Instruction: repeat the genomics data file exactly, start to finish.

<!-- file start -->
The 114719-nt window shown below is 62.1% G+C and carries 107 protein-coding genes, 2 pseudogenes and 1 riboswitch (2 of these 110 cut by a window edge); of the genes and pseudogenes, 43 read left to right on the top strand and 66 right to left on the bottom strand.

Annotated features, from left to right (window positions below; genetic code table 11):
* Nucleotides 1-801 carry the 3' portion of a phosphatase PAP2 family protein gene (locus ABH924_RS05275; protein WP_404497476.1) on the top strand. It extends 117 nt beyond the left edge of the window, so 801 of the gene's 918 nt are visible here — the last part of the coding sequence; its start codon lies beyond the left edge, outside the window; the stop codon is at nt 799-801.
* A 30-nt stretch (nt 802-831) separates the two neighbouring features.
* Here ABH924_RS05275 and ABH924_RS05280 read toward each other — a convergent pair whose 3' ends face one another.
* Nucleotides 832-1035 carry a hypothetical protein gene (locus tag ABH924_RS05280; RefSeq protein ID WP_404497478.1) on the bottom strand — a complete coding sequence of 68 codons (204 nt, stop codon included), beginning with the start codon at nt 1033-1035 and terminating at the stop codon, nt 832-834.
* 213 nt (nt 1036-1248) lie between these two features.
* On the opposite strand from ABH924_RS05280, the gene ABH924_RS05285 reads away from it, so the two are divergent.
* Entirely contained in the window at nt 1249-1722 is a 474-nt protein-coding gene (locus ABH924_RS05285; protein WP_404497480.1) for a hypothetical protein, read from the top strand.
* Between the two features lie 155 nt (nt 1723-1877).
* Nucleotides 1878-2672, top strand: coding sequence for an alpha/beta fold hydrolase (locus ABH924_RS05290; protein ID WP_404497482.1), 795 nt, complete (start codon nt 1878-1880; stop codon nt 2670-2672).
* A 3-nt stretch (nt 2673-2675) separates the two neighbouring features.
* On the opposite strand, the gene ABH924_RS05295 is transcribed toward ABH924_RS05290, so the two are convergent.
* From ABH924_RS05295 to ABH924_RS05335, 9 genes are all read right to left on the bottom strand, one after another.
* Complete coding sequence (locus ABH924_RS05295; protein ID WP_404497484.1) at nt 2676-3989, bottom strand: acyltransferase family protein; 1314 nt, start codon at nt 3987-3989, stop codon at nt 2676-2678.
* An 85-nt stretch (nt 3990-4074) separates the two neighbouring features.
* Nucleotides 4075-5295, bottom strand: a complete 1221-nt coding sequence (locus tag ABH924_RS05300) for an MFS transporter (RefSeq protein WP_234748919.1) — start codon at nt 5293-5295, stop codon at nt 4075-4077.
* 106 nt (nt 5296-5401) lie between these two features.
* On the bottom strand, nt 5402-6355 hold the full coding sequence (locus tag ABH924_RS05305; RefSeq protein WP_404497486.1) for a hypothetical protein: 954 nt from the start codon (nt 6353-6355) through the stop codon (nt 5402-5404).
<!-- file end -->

The 114719-nt window shown below is 62.1% G+C and carries 107 protein-coding genes, 2 pseudogenes and 1 riboswitch (2 of these 110 cut by a window edge); of the genes and pseudogenes, 43 read left to right on the top strand and 66 right to left on the bottom strand.

Annotated features, from left to right (window positions below; genetic code table 11):
* Nucleotides 1-801 carry the 3' portion of a phosphatase PAP2 family protein gene (locus ABH924_RS05275; protein WP_404497476.1) on the top strand. It extends 117 nt beyond the left edge of the window, so 801 of the gene's 918 nt are visible here — the last part of the coding sequence; its start codon lies beyond the left edge, outside the window; the stop codon is at nt 799-801.
* A 30-nt stretch (nt 802-831) separates the two neighbouring features.
* Here ABH924_RS05275 and ABH924_RS05280 read toward each other — a convergent pair whose 3' ends face one another.
* Nucleotides 832-1035 carry a hypothetical protein gene (locus tag ABH924_RS05280; RefSeq protein ID WP_404497478.1) on the bottom strand — a complete coding sequence of 68 codons (204 nt, stop codon included), beginning with the start codon at nt 1033-1035 and terminating at the stop codon, nt 832-834.
* 213 nt (nt 1036-1248) lie between these two features.
* On the opposite strand from ABH924_RS05280, the gene ABH924_RS05285 reads away from it, so the two are divergent.
* Entirely contained in the window at nt 1249-1722 is a 474-nt protein-coding gene (locus ABH924_RS05285; protein WP_404497480.1) for a hypothetical protein, read from the top strand.
* Between the two features lie 155 nt (nt 1723-1877).
* Nucleotides 1878-2672, top strand: coding sequence for an alpha/beta fold hydrolase (locus ABH924_RS05290; protein ID WP_404497482.1), 795 nt, complete (start codon nt 1878-1880; stop codon nt 2670-2672).
* A 3-nt stretch (nt 2673-2675) separates the two neighbouring features.
* On the opposite strand, the gene ABH924_RS05295 is transcribed toward ABH924_RS05290, so the two are convergent.
* From ABH924_RS05295 to ABH924_RS05335, 9 genes are all read right to left on the bottom strand, one after another.
* Complete coding sequence (locus ABH924_RS05295; protein ID WP_404497484.1) at nt 2676-3989, bottom strand: acyltransferase family protein; 1314 nt, start codon at nt 3987-3989, stop codon at nt 2676-2678.
* An 85-nt stretch (nt 3990-4074) separates the two neighbouring features.
* Nucleotides 4075-5295, bottom strand: a complete 1221-nt coding sequence (locus tag ABH924_RS05300) for an MFS transporter (RefSeq protein WP_234748919.1) — start codon at nt 5293-5295, stop codon at nt 4075-4077.
* 106 nt (nt 5296-5401) lie between these two features.
* On the bottom strand, nt 5402-6355 hold the full coding sequence (locus tag ABH924_RS05305; RefSeq protein WP_404497486.1) for a hypothetical protein: 954 nt from the start codon (nt 6353-6355) through the stop codon (nt 5402-5404).